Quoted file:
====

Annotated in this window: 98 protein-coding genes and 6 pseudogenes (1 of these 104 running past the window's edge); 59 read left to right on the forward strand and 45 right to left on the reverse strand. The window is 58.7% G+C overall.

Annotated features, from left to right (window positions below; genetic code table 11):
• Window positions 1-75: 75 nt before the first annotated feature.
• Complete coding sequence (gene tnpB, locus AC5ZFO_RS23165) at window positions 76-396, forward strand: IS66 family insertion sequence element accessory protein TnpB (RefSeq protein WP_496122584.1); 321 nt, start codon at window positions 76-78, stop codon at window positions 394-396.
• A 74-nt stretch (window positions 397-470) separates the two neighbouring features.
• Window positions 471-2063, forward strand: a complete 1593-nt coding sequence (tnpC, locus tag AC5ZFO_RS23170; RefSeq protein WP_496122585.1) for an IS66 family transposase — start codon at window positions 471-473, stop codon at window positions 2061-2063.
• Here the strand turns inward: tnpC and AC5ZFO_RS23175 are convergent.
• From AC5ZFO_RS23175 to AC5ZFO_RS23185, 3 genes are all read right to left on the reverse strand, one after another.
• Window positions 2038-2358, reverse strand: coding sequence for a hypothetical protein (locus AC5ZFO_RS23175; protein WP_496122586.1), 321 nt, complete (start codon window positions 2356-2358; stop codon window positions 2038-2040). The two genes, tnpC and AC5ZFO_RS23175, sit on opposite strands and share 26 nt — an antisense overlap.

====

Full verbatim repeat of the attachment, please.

Annotated in this window: 98 protein-coding genes and 6 pseudogenes (1 of these 104 running past the window's edge); 59 read left to right on the forward strand and 45 right to left on the reverse strand. The window is 58.7% G+C overall.

Annotated features, from left to right (window positions below; genetic code table 11):
• Window positions 1-75: 75 nt before the first annotated feature.
• Complete coding sequence (gene tnpB, locus AC5ZFO_RS23165) at window positions 76-396, forward strand: IS66 family insertion sequence element accessory protein TnpB (RefSeq protein WP_496122584.1); 321 nt, start codon at window positions 76-78, stop codon at window positions 394-396.
• A 74-nt stretch (window positions 397-470) separates the two neighbouring features.
• Window positions 471-2063, forward strand: a complete 1593-nt coding sequence (tnpC, locus tag AC5ZFO_RS23170; RefSeq protein WP_496122585.1) for an IS66 family transposase — start codon at window positions 471-473, stop codon at window positions 2061-2063.
• Here the strand turns inward: tnpC and AC5ZFO_RS23175 are convergent.
• From AC5ZFO_RS23175 to AC5ZFO_RS23185, 3 genes are all read right to left on the reverse strand, one after another.
• Window positions 2038-2358, reverse strand: coding sequence for a hypothetical protein (locus AC5ZFO_RS23175; protein WP_496122586.1), 321 nt, complete (start codon window positions 2356-2358; stop codon window positions 2038-2040). The two genes, tnpC and AC5ZFO_RS23175, sit on opposite strands and share 26 nt — an antisense overlap.